Microsoft unleashes its newest patch tomorrow, December 14. The patch includes seventeen security bulletins and updates that will address forty vulnerabilities. Some of those vulnerabilities are already known to be critical; more may be discovered once the patch is live.
To date, two of the vulnerabilities already have been designated as critical. As many as twenty-five could be critical, but the actual numbers and the extent of the vulnerabilities won't be known until the patch is released. The two known critical vulnerabilities affect Internet Explorer and Windows.
Of the seventeen security bulletins, thirteen of them, including the two critical ones, affect Internet Explorer and all versions of Windows. Two of the bulletins affect two important vulnerabilities within Microsoft Office. Another bulletin will repair an important vulnerability in SharePoint Server 2007. The final bulletin, rated moderate, will affect x64-based Exchange Server 2007.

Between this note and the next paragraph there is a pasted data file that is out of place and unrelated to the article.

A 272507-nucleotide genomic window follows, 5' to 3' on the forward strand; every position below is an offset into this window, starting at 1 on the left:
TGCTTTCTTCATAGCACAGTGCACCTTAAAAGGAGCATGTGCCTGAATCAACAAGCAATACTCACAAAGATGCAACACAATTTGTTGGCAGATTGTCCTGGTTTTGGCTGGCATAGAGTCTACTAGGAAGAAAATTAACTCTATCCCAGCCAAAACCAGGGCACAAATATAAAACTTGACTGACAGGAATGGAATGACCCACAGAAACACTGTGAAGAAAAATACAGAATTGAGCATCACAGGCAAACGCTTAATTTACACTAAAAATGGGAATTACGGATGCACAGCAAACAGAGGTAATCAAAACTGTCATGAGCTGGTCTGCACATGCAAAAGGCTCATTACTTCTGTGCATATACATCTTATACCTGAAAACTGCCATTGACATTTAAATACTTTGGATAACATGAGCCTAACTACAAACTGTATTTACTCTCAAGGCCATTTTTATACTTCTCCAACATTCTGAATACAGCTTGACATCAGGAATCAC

The patch intends to repair some bugs. One will be the last of the Stuxnet zero-day vulnerabilities. Those vulnerabilities appear to be localized privilege elevation attacks. Microsoft states that such attacks have not been seen, as of yet, in the wild outside of Stuxnet.
The patch also includes several non-security updates. One will resolve issues caused by the revised Daylight Saving Time and time zone laws in several countries; the update will enable an automatic adjustment of computer clocks on the correct date in 2011. Microsoft will also include its usual updates to the Malicious Software Removal Tool and Windows Mail Junk Filter.